RICS launch consumer and industry consultation to overhaul home surveys

RICS launch consumer and industry consultation to overhaul home surveys

Regulated standard to clear up confusion, standardise best practice, and serve the needs of a changing marketplace.

  • Two in five (40%) British adults who bought a property within the last ten years who didn’t get a survey on their home didn’t think they needed one; and although the majority of recent buyers did get some form of home survey (75%); One in five (21%) say they don’t remember what type it was, suggesting that consumer confusion still persists;
  • Proposed that surveys are benchmarked on three ‘levels’– this will ensure consistency and less consumer confusion, with added emphasis also on using experienced and qualified local professionals
  • RICS Home Survey Standard will clarify the survey process for consumers and will standardise best practice and survey offerings


RICS has published a public consultation for a new mandatory RICS Home Survey Standard and are looking for feedback from both the public and RICS members. Proposed changes will better protect buyers, and sellers, by making sure they fully understand the importance and benefits of commissioning a home survey before purchasing a property, as the process and language is clarified.  It will also standardise survey offerings.  The survey will be open until midnight on the 29 July.


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With the property industry opening up to first time buyers, (home ownership in the 35-44 year age group up 5%; English Housing Survey, 2017/2018) it is increasingly important that consumers, who may be making their first home purchase, are clear on why a survey on your home is important, the fact that a valuation is not a survey, the differing surveys themselves, the process, their needs, and any potential pitfalls.

Currently there is clear evidence that the public is not clear on the benefits of having a survey – which provides a thorough report of a home’s condition, highlighting any faults or urgent defects that may affect its value - or the differences between the survey types.  This is despite the research carried out by ComRes revealing that home buyers were keen to find out about any problems with the home and likely repairs (49%) - before buying a property – along with any possible legal issues with the property (44%).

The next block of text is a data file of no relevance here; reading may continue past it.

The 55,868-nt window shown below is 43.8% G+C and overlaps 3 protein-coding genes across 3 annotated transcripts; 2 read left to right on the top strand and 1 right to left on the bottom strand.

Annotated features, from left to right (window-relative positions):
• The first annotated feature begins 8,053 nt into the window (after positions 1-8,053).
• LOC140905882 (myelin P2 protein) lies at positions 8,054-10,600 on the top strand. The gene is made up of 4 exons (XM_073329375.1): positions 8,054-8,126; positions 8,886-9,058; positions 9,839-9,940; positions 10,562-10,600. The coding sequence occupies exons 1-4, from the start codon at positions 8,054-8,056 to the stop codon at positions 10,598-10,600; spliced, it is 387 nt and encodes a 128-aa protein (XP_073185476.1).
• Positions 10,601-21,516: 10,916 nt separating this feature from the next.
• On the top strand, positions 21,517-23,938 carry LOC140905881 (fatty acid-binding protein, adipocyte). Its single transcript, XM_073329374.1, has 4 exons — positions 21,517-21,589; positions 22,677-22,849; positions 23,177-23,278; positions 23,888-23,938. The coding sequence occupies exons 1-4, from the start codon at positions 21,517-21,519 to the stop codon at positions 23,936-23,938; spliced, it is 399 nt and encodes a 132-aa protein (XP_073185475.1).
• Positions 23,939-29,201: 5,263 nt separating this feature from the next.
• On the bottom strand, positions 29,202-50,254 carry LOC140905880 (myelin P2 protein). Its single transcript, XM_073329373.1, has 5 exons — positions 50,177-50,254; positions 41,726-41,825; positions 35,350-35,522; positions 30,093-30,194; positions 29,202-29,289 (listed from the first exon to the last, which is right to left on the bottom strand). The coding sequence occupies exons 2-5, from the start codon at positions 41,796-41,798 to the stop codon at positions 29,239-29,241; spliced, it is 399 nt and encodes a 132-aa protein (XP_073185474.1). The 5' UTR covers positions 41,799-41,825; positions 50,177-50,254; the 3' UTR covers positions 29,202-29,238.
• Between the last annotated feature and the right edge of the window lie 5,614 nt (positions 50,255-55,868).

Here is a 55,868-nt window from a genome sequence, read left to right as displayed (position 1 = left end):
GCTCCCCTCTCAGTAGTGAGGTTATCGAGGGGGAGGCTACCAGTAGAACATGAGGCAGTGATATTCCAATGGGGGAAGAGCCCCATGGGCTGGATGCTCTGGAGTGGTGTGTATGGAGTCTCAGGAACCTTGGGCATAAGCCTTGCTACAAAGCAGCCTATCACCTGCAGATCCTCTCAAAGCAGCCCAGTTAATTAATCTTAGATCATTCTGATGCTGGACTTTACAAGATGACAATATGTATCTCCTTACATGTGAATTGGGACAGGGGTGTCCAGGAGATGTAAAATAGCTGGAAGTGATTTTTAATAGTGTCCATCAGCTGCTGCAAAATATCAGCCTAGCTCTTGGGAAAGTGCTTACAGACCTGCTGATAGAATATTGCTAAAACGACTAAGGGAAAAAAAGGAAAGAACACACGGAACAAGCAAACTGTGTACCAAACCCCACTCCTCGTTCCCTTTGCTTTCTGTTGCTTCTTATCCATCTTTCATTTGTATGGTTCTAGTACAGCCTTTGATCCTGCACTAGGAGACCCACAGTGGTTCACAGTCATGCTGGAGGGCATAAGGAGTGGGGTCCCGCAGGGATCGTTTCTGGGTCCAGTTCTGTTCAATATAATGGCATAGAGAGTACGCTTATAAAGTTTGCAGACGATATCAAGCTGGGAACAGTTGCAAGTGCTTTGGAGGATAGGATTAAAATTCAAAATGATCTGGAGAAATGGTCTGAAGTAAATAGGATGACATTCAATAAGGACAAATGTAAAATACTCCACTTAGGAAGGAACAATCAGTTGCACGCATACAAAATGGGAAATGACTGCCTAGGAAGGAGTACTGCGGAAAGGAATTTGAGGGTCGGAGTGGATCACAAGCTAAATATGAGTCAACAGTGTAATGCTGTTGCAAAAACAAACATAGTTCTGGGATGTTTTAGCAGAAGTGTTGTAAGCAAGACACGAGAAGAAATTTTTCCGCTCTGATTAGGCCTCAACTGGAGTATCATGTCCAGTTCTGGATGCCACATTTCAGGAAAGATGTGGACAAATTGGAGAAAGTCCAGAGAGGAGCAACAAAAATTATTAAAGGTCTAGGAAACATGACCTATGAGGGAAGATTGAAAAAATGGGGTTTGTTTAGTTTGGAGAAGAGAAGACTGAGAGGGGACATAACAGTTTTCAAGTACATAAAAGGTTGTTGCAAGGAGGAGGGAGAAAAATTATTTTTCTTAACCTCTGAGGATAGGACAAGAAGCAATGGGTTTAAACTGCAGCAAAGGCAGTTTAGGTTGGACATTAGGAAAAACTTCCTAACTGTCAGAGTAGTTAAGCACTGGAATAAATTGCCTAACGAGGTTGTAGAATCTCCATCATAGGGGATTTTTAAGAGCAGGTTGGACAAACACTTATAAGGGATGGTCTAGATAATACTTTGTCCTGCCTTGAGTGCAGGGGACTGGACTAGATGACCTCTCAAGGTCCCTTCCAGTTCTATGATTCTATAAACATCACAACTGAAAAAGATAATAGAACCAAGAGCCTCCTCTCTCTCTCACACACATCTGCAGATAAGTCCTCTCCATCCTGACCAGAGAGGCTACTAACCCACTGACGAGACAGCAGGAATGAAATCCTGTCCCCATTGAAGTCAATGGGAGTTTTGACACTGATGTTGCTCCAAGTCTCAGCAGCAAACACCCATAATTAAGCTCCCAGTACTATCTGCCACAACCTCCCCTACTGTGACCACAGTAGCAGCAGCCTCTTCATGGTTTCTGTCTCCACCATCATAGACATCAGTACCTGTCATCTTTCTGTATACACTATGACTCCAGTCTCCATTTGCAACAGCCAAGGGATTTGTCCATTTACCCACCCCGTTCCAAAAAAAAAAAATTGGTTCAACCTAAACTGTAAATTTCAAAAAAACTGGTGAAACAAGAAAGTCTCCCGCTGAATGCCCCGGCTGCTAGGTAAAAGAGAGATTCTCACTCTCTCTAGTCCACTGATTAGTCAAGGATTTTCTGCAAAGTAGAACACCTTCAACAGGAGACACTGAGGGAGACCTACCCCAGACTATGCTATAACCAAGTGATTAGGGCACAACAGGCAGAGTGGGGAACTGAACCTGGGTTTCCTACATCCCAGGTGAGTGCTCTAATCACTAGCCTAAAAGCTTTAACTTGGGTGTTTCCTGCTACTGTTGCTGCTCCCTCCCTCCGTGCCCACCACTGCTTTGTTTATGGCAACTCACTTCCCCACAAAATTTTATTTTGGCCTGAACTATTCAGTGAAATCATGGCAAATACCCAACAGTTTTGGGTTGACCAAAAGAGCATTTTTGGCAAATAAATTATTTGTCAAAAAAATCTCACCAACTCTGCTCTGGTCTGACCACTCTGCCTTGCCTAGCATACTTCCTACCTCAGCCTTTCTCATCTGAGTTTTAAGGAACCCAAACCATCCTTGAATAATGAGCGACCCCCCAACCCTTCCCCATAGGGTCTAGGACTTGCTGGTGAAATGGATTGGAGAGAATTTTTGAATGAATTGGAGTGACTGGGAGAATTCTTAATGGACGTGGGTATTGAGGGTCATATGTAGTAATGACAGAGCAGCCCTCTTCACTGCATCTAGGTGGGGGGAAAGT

Alarmingly, the research revealed that one in five recent buyers (21%) who had a home survey were not clear what type of survey they had, whilst two in five (40%) who bought a property within the last ten years revealed they didn’t get a home survey because they didn’t think they needed one. These results are hardly surprising considering anecdotal evidence suggests that buyers often confuse a survey with a mortgage valuation - carried out in the interest of the lender. 

One of the proposed changes will be emphasising the levels of the survey in a numerical system to make it easier to understand, with minimum levels of service for each one. Therefore whatever the name given to a survey product individually, understanding the levels of one, two and three and the minimum service and benchmark requirements for each will make it easier for consumers to identify what type of survey they need.  An older house, with the potential for defects, would require a higher level than a new build.  It is important consumers are aware of their needs prior to selecting a survey. Another important area included is to use a surveyor with local knowledge of the area, depending on instruction, who would have specialised local knowledge such as areas prone to flooding or subsidence.

RICS will also use the consultation responses, to provide further consumer advice and documents to ease the house buying process.

Working with industry groups, and residential surveying firms, RICS reviewed the current market place, and the consultation will also ensure standardised best practice in key items such as clear understanding of the clients needs; explanation of the differences between the levels of service offered so they can make an informed choice; and agreement on the full details of the terms of engagement.

When finalised later in the year, the standard will become mandatory and therefore using or getting advice from a regulated RICS professional, or firm, will make sure that any required survey is completed to the highest professional standards, and provides all the information the consumer needs for their new home.


Paul Cutbill a member of the RICS Home Survey Working Group, and Countrywide, comments:

“Choosing a home will likely be one of the most important decisions consumers make, accordingly it is imperative to have independent, professional advice during the process.  Surveying is a technical profession, so it is important that any communication barriers between the property professional and the consumer are eradicated.

“We would recommend that anyone who is buying, renting or selling a house checks that their surveyor or agent is a regulated member of a professional body, such as RICS, who have minimum set standards for competency and understanding, and we would encourage all parties to take part in this consultation”


Paul Bagust, Global Property Director, RICS adds:

“As part of our commitment to promote and enforce the highest standards in the residential sector, the new Home Survey Standard brings together the views of consumers, cross-industry stakeholders and practitioners to become the sector best practice benchmark in achieving consistency and high quality to meet evolving client and market demands. 

“We are now leading an extensive public consultation to deliver a standard which ensures transparency, consistent competence and high level of service as expected from RICS professionals."